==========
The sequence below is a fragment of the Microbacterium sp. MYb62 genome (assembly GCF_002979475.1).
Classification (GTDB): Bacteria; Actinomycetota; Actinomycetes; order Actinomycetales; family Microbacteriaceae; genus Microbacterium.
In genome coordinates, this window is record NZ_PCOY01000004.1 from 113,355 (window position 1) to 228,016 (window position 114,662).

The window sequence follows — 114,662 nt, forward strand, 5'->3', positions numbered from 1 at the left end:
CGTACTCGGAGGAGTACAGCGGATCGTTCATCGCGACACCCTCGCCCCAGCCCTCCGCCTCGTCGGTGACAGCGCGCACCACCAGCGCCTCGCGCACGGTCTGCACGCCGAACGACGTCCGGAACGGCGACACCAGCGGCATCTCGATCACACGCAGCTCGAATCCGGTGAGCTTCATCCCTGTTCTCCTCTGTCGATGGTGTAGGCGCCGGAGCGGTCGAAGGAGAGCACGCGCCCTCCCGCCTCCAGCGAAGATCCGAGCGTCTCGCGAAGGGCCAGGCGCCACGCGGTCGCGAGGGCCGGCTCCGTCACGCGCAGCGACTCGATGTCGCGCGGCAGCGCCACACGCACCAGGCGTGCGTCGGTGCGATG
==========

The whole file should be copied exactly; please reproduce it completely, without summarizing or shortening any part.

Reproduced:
The sequence below is a fragment of the Microbacterium sp. MYb62 genome (assembly GCF_002979475.1).
Classification (GTDB): Bacteria; Actinomycetota; Actinomycetes; order Actinomycetales; family Microbacteriaceae; genus Microbacterium.
In genome coordinates, this window is record NZ_PCOY01000004.1 from 113,355 (window position 1) to 228,016 (window position 114,662).

The window sequence follows — 114,662 nt, forward strand, 5'->3', positions numbered from 1 at the left end:
CGTACTCGGAGGAGTACAGCGGATCGTTCATCGCGACACCCTCGCCCCAGCCCTCCGCCTCGTCGGTGACAGCGCGCACCACCAGCGCCTCGCGCACGGTCTGCACGCCGAACGACGTCCGGAACGGCGACACCAGCGGCATCTCGATCACACGCAGCTCGAATCCGGTGAGCTTCATCCCTGTTCTCCTCTGTCGATGGTGTAGGCGCCGGAGCGGTCGAAGGAGAGCACGCGCCCTCCCGCCTCCAGCGAAGATCCGAGCGTCTCGCGAAGGGCCAGGCGCCACGCGGTCGCGAGGGCCGGCTCCGTCACGCGCAGCGACTCGATGTCGCGCGGCAGCGCCACACGCACCAGGCGTGCGTCGGTGCGATG